An Asian Small-clawed Otter pup made its public debut at the Wildlife Conservation Society’s Bronx Zoo in late April.
Born this spring, the pup is already dipping its toes in the family’s watery exhibit.
Photo Credit: Julie Larsen Maher/WCS Like all Otters, the species is well adapted for a semi-aquatic life. Their elongated bodies and webbed feet make it easy for them to propel through the water. They have dexterous paws that aid in finding and consuming food, and their fur is extremely dense and waterproof for temperature regulation.
Asian Small-clawed Otters have a vast but shrinking Southeast Asian range that spans from India to the Philippines, Taiwan, and parts of southern China. The species is classified as Vulnerable by the International Union for Conservation of Nature and is threatened by habitat loss and exploitation.
The Madagascar! exhibit at WCS’s (Wildlife Conservation Society) Bronx Zoo is now home to three new Lemur babies.
Two Ring-tailed Lemurs (Lemur catta) and one Brown Collared Lemur (Eulemur collaris) were born in late March and have made their public debut. Both species live in a naturalistic habitat depicting the Malagasy Spiny Forest along with critically endangered Radiated Tortoises and several bird species including Vasa Parrots, Red Fodies, Grey-headed Lovebirds, and Ground Doves.
Guests hoping to catch a glimpse of the new additions will have to observe closely as young Lemurs cling to their mothers and nestle in their fur.
Photo Credits: Julie Larsen Maher / WCS
The Bronx Zoo has had tremendous success breeding Lemurs as part of Species Survival Plans, cooperative breeding programs designed to enhance the genetic viability of animal populations in zoos accredited by the Association of Zoos and Aquariums (AZA).
WCS works to save Lemurs and their disappearing habitat in the African island nation of Madagascar – the only place in the world where Lemurs are found in the wild.
Brown Collared Lemurs are native to the tropical forests of southeastern Madagascar. Ring-tailed Lemurs are native to the forests and bush in the south and southwestern portions of the island. Their habitats are being destroyed by human activity including charcoal production and slash-and-burn agriculture.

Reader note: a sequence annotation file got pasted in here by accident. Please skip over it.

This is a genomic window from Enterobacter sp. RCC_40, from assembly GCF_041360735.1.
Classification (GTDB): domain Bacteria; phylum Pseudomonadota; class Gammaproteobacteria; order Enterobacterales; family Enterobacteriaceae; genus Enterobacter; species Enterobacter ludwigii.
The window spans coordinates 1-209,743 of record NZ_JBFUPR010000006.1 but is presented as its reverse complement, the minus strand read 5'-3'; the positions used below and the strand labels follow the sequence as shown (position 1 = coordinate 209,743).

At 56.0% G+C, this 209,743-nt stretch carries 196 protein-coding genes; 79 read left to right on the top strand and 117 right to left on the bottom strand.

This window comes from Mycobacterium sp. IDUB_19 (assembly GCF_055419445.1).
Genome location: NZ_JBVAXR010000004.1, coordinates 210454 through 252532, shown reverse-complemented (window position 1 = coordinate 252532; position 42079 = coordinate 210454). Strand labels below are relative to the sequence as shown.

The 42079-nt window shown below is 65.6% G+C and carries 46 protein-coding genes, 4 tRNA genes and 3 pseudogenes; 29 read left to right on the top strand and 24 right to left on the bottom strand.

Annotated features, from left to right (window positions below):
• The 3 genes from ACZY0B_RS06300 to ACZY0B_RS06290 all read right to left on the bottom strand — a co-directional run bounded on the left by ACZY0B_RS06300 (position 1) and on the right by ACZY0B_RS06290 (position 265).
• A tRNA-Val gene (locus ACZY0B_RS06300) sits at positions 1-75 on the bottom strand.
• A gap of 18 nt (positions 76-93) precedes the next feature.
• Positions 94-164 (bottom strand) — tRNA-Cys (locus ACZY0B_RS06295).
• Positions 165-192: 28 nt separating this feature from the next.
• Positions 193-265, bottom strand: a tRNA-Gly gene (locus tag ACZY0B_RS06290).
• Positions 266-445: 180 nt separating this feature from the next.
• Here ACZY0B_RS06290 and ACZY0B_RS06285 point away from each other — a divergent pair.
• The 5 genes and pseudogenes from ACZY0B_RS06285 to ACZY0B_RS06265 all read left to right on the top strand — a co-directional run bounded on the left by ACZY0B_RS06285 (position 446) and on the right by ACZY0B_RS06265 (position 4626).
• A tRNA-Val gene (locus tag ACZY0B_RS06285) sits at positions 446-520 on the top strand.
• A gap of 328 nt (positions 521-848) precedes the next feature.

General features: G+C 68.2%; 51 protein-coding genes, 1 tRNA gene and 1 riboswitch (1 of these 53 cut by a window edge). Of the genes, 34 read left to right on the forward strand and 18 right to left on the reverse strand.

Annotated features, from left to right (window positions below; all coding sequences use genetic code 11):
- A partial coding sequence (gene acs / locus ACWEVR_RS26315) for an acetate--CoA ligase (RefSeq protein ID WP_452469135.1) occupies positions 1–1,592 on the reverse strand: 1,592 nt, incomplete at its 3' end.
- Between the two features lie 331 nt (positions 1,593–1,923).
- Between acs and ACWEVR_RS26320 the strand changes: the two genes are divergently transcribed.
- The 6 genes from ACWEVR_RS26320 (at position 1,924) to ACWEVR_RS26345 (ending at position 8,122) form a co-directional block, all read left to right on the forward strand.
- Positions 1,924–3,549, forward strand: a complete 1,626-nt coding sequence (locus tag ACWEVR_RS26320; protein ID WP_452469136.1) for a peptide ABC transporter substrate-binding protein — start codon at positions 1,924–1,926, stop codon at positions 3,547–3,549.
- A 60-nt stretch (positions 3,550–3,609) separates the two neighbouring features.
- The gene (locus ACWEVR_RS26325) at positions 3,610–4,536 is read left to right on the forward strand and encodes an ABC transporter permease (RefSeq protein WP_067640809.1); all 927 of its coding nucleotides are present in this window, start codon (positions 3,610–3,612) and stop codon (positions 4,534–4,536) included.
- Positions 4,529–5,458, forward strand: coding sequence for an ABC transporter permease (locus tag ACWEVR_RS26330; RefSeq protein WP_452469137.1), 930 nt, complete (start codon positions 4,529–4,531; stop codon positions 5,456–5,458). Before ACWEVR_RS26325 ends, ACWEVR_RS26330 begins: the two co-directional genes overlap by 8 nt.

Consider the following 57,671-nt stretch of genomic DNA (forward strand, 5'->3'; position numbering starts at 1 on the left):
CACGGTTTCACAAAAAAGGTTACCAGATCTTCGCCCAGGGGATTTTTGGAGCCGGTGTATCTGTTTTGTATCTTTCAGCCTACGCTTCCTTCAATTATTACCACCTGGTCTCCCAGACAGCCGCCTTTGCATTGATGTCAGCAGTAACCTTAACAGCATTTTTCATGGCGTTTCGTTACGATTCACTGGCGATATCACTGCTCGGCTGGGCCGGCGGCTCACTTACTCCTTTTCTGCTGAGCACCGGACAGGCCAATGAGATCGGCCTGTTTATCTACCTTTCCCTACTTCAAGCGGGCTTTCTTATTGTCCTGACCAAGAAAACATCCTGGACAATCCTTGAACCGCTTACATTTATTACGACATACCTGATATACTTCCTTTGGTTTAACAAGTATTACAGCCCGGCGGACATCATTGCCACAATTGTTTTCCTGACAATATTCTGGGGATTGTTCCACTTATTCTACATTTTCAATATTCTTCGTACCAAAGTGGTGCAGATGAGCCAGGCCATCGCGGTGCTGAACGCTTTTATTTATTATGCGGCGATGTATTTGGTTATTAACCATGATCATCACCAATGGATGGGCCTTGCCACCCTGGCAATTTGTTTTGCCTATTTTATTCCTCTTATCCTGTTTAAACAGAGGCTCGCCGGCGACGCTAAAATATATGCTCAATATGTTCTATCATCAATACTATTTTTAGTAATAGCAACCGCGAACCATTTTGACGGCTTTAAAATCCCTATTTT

Ring-tailed Lemurs are very social and live in large matriarchal groups that often contain several breeding females. They are capable climbers, but spend much of their time on the ground. Newborns will ride on their mothers’ chest and back for the first few weeks and will begin move around on their own within two-to-four weeks, but still stay close to their mother.
Collared Lemurs use their long tails to balance when leaping through the forest canopy. They live in groups of males and females but are not matriarchal like many other Lemur species. The young ride on their mother’s back hiding in her fur for the first few months of their lives.
Monty, the Asian Small-clawed Otter pup, has been eagerly exploring his exhibit at the Bronx Zoo. In an effort to keep his curiosity from getting the better of him, mom and dad are never far behind.
It has been several years since a new otter pup has inhabited the Bronx Zoo’s Jungle World. Eleven-year-old mom, Jasmine, and nine-year-old dad, Gyan, are first time parents. So far, they have been doing an outstanding job with little Monty. Keepers have been giving them plenty of privacy and time to bond, only interrupting for quick weigh-ins to check the pup’s growth.
Photo Credits: Julie Larsen Maher / WCSAside from his new desire to explore, Monty has started to eat solids and is getting better at swimming. His parents take their jobs seriously. Jasmine continues to keep his nest in order, and dad has started bringing him bits of fish.
The Asian Small-clawed Otter (Amblonyx cinerea), also known as the Oriental Small-clawed Otter, is the smallest otter species in the world. Weighing less than 5.4 kg (11.9 lbs.), the species lives in mangrove swamps and freshwater wetlands of Bangladesh, Burma, India, southern China, Laos, Malaysia, Indonesia, Singapore, the Philippines, Thailand, and Vietnam.
The otter’s paws are its distinctive feature. The claws don’t extend beyond the fleshy end pads of its partially webbed fingers and toes, giving it a high degree of manual dexterity for feeding on mollusks, crabs and other aquatic animals.
Asian Small-clawed Otters form monogamous pairs for life. The mates can have two litters of one to six young per year, and their gestation period is about 60 days. Newborn pups are immobile, and their eyes are closed. The pups remain in their birthing dens, nursing and sleeping, for the first few weeks. They open their eyes after 40 days and are fully weaned at 14 weeks. Within 40 days, the young start to eat solid food and can swim at three months. Young otters will stay with their mother until the next litter is born. Males assist females in nest building and food procurement.